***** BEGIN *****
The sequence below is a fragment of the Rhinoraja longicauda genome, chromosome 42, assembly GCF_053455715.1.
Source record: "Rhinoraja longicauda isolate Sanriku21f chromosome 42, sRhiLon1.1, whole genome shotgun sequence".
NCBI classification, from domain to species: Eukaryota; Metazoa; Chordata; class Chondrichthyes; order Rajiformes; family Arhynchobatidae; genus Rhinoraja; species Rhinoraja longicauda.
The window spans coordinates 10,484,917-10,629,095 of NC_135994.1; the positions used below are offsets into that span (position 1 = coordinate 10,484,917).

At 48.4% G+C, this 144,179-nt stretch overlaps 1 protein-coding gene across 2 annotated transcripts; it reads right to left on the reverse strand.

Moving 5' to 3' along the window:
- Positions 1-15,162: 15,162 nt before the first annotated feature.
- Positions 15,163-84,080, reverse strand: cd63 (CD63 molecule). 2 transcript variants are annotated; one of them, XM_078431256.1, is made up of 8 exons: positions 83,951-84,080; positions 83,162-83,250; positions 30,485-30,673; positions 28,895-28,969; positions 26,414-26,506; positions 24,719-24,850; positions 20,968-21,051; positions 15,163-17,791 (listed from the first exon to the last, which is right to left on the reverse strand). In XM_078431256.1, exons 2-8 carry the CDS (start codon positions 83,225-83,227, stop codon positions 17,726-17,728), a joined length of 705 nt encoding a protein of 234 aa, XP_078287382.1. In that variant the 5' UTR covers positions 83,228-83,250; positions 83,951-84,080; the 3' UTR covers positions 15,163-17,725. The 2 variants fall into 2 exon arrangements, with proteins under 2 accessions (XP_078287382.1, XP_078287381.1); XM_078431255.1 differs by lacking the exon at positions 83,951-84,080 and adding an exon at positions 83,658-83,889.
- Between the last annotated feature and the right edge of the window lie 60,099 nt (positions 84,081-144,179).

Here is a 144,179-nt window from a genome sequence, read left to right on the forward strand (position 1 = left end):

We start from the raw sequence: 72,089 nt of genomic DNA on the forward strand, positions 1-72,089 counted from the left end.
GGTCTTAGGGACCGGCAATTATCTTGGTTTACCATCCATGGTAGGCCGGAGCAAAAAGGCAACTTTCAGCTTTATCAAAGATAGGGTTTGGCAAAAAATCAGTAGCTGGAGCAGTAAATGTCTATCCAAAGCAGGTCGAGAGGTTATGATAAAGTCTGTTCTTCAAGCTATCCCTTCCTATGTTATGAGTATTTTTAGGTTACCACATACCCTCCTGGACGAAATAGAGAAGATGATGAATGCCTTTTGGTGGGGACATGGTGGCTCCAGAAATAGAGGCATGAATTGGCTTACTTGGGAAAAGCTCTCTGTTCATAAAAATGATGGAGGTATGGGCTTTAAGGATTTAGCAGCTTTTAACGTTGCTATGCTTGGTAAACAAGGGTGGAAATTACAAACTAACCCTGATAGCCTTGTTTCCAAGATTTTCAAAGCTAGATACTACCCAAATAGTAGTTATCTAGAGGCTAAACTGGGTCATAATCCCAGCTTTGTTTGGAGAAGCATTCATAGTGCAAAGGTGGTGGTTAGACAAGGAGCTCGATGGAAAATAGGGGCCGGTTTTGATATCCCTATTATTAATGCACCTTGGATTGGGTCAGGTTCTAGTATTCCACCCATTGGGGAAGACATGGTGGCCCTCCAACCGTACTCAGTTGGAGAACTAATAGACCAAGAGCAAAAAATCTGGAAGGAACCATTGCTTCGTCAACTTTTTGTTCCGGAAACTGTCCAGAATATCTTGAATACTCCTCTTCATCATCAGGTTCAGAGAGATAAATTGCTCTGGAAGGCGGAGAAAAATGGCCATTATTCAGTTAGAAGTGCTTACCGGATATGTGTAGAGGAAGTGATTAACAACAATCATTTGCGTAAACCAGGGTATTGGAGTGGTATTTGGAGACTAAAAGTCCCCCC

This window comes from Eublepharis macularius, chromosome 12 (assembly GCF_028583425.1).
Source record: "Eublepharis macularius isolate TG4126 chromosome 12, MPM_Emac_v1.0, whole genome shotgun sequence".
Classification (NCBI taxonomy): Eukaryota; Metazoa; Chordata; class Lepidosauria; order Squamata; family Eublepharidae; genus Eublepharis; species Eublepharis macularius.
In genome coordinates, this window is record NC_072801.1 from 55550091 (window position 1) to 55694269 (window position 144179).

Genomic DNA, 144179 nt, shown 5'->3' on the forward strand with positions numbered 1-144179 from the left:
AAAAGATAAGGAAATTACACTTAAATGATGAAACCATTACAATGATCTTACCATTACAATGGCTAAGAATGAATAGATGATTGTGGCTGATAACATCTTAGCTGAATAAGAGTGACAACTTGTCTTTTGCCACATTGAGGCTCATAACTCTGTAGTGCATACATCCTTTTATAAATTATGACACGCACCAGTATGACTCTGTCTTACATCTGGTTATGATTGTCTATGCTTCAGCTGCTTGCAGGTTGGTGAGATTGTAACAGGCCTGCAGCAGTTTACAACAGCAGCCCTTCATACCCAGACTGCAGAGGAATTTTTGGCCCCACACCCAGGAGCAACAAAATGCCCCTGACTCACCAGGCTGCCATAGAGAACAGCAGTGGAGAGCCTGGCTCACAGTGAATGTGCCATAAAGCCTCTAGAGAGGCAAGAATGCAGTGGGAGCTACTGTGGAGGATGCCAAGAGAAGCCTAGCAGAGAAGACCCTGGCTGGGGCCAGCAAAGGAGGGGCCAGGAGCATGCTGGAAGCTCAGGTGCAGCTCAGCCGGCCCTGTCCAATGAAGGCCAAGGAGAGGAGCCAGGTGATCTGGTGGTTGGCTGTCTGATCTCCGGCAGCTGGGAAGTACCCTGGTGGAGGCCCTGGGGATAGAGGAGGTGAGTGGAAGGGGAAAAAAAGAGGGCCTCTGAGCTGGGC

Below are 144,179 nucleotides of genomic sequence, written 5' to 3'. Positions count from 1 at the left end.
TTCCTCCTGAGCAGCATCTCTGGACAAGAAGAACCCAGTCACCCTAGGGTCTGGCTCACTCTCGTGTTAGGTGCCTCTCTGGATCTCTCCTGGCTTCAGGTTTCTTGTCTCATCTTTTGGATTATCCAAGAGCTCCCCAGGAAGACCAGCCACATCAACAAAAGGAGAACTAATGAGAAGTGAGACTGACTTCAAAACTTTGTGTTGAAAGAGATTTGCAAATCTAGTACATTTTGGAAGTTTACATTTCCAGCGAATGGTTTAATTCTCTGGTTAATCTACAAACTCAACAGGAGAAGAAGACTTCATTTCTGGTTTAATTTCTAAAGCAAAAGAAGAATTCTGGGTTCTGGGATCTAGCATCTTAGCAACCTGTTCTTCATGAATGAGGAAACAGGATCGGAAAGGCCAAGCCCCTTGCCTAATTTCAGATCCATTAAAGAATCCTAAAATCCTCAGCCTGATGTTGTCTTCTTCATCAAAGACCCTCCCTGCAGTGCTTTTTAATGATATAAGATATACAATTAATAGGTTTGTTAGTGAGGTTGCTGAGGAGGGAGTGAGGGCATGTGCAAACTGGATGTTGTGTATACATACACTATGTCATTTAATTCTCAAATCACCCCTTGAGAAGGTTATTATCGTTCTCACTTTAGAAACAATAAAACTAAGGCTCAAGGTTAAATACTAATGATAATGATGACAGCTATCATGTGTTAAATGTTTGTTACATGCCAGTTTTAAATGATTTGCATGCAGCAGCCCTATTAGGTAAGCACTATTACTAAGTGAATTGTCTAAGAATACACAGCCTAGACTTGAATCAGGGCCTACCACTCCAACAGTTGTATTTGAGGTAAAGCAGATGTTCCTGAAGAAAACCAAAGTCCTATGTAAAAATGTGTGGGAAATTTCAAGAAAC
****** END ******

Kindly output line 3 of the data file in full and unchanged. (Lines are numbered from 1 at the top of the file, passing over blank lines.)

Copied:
NCBI classification, from domain to species: Eukaryota; Metazoa; Chordata; class Chondrichthyes; order Rajiformes; family Arhynchobatidae; genus Rhinoraja; species Rhinoraja longicauda.